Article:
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I have a function which takes a lot of parameters, and since I dont want to remember their positions I decided to use named arguments

def f(a=None, b=None, c=None):
    print a,b,c
f('test', c=5, b='second param')
>>> test second param 5

now, usually I only change one parameter at a time, so i want to call the function by only typing f(c=3.14) with the intended result being f(a=a, b=b, c=3.14), namely every argument that is not explicitely passed should be read from the local scope.

But of course it doesnt work since to use named arguments I have to set a default value, if I use **kwargs instead, it simply ignores the arguments

def f(**kwargs):
    print a,b,c
a=1; b=2; c=3
f(a=2, b=4, c=8)
>>> 1 2 3 # instead of 2 4 8

I used to define a new function for each parameter but I dont like this approach although it has been the most effective so far

def fc(c_new):
    return f(a, b, c_new)

How do I make the function use the variables in its current scope as default values for its named arguments?

share|improve this question
You are not using keyword arguments within the function! – volcano Nov 27 '13 at 11:58
@volcano That's the point. – BartoszKP Nov 27 '13 at 12:05
All function arguments have names. I think you mean keyword arguments. – martineau Nov 27 '13 at 12:33
up vote 5 down vote accepted

Here is a solution with a decorator:

from functools import wraps
from inspect import getcallargs

def decorator(f):
    def new(**kwargs):
        # filter only those vars, that are in the list of function's named args
        from_globals = {arg: globals()[arg] for arg in getcallargs(f)}
        # overwrite them with user supplied kwargs

    return new

def f(a=None, b=None, c=None):
    print a, b, c

a = 1
b = 2
c = 3

f(a=2, b=4) # 2 4 3
share|improve this answer
Great answer! IMHO the only one that hits the point. – BartoszKP Nov 27 '13 at 12:04
Took me a while to figure out what is the actual goal though). – Alexander Zhukov Nov 27 '13 at 12:06
It could potentially result in a lot less overhead to only retrieve globals with the same name as keyword arguments instead of the other way around as you're doing. i.e. globals_ = globals(), from_globals = {k: globals_[k] for k in getcallargs(f) if k in globals_}. Good answer regardless. +1 – martineau Nov 27 '13 at 12:46
That does exactly what i meant and even more, since it can be quickly applied to any function (although I dont feel comfortable using the secret arts of decorators, they are just, ...weird). – DenDenDo Nov 27 '13 at 15:32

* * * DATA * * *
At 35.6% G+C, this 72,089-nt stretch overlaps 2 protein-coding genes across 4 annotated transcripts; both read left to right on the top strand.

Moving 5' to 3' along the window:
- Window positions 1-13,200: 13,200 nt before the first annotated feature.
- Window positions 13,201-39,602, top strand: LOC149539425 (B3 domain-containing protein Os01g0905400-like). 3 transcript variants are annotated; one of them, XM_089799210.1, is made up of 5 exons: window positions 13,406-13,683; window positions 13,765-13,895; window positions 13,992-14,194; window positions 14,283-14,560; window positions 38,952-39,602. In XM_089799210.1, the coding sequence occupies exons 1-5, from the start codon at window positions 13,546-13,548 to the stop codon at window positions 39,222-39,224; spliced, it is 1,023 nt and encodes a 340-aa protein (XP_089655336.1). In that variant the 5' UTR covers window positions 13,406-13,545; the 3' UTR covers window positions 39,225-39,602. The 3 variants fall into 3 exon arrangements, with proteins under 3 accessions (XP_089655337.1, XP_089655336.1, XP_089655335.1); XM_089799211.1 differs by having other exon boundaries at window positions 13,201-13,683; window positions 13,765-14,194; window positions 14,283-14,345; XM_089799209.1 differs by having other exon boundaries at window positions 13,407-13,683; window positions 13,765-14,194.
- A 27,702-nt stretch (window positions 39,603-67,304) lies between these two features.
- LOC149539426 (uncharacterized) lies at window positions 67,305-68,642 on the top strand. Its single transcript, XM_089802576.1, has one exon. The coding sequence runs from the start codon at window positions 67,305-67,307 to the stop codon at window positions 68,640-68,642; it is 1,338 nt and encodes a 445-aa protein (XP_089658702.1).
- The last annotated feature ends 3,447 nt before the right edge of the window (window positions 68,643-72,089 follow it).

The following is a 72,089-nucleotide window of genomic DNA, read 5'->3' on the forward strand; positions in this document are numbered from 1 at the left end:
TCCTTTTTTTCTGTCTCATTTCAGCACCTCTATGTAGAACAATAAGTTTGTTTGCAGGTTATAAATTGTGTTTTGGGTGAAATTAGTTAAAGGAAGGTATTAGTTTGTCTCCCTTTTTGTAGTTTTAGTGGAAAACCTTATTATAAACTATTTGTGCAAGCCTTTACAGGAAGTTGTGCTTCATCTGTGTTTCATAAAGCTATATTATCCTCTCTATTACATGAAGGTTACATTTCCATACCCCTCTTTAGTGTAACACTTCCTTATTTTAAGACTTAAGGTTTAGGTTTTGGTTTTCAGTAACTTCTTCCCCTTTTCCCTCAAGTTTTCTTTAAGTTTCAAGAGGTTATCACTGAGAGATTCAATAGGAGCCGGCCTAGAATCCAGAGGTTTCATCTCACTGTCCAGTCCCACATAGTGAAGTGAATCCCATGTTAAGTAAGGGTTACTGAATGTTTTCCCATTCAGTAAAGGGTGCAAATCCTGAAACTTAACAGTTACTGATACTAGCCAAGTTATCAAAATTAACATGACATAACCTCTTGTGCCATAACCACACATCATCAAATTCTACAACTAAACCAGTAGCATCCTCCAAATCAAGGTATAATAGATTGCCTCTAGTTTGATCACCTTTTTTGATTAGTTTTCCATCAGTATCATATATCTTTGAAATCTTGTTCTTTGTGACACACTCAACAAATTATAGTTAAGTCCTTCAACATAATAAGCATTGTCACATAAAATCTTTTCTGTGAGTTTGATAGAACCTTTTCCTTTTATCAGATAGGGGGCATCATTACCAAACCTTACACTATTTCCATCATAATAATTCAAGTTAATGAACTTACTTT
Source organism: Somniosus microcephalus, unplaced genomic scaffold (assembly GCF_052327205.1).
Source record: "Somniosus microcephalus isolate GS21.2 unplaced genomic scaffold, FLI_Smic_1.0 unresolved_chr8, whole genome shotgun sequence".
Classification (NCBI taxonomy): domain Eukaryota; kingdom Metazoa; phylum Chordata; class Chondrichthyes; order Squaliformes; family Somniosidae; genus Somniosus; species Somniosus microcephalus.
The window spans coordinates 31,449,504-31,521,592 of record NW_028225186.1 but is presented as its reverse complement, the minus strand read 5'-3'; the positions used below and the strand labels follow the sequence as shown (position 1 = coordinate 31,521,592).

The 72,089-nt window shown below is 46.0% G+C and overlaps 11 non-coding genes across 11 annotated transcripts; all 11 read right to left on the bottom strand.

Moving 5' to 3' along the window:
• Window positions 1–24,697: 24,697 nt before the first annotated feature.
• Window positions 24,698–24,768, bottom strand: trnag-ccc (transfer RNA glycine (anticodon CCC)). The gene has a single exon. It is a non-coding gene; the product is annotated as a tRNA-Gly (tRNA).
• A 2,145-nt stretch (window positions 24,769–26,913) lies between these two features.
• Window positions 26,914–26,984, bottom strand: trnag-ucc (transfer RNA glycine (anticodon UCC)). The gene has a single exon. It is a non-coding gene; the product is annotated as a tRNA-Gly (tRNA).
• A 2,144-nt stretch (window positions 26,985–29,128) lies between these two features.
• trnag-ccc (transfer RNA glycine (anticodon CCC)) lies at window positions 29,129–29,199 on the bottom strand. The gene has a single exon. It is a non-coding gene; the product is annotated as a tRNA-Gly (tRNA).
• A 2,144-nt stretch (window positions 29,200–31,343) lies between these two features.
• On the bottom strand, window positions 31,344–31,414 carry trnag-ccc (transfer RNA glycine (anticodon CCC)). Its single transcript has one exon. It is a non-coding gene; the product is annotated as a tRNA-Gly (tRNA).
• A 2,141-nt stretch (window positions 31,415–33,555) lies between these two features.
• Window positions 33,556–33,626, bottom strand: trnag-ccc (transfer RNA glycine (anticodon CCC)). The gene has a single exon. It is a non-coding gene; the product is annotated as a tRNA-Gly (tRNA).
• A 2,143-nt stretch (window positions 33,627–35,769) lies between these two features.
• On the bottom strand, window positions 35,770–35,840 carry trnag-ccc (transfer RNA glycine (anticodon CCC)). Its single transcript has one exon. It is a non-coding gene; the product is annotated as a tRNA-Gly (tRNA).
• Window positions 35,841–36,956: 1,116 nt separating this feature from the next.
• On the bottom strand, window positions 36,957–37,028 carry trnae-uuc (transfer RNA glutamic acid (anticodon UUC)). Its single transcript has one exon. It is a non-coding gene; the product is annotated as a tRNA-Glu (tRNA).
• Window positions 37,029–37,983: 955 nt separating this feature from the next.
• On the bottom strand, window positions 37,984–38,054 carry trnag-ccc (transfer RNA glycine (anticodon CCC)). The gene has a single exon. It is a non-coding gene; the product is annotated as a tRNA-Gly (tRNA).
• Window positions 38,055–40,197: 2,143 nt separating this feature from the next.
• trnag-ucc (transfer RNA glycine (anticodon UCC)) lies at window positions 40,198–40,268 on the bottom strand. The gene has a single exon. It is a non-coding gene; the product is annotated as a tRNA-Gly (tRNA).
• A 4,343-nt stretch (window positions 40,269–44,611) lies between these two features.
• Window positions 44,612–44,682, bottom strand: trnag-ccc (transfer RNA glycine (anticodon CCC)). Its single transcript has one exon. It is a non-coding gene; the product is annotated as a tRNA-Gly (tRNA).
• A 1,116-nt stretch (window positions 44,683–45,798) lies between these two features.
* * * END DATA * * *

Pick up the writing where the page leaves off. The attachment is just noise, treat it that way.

Ones you've understand them (decorators), you'll get an enormously powerful tool. – Alexander Zhukov Nov 27 '13 at 15:34

For the sake of completeness here is one more solution I just found, it's more of a dirty hack, because the use of exec is frowned upon in most cases* but it's more straightforward to understand.

*) in this case the user has control over the code and it is not in his interest to intentionally screw up his own work

def f(x=None, y=None, z=None):
    for  key,val in locals().items():
        if val==None: exec("%s = globals()[key]"%key)
    print x,y,z
share|improve this answer

i think you should use decorators

import functools

_last_args = {}
def foo(f):
    def wrapper( *args, **kwargs):
        ret =  f(*args, **_last_args)
        return ret
    return wrapper

def bar(a=None,b=None,c=None):



1 2 3
10 20 3
100 20 3
share|improve this answer
Good call on using a decorator, but that's not what the OP wants – BartoszKP Nov 27 '13 at 12:04
i think when he says scope he means to get the previous ones because if it was only default values in the scope he would save them as default in the function instead of None. Maybe wrong – Foo Bar User Nov 27 '13 at 12:09

To initialize global variable in python it should be global keword

Try this:

def f(a=None, b=None, c=None):
    print a,b,c

global a=1
global b=2
global c=3
f(a=2, b=4, c=8)
share|improve this answer
Wrong, the only reason to use global - is within function, when you want to be able to change global argument, which is always a bad idea. – volcano Nov 27 '13 at 11:59
I didn't down-vote you, but for one thing, that's not what the global keyword does. – martineau Nov 27 '13 at 12:00

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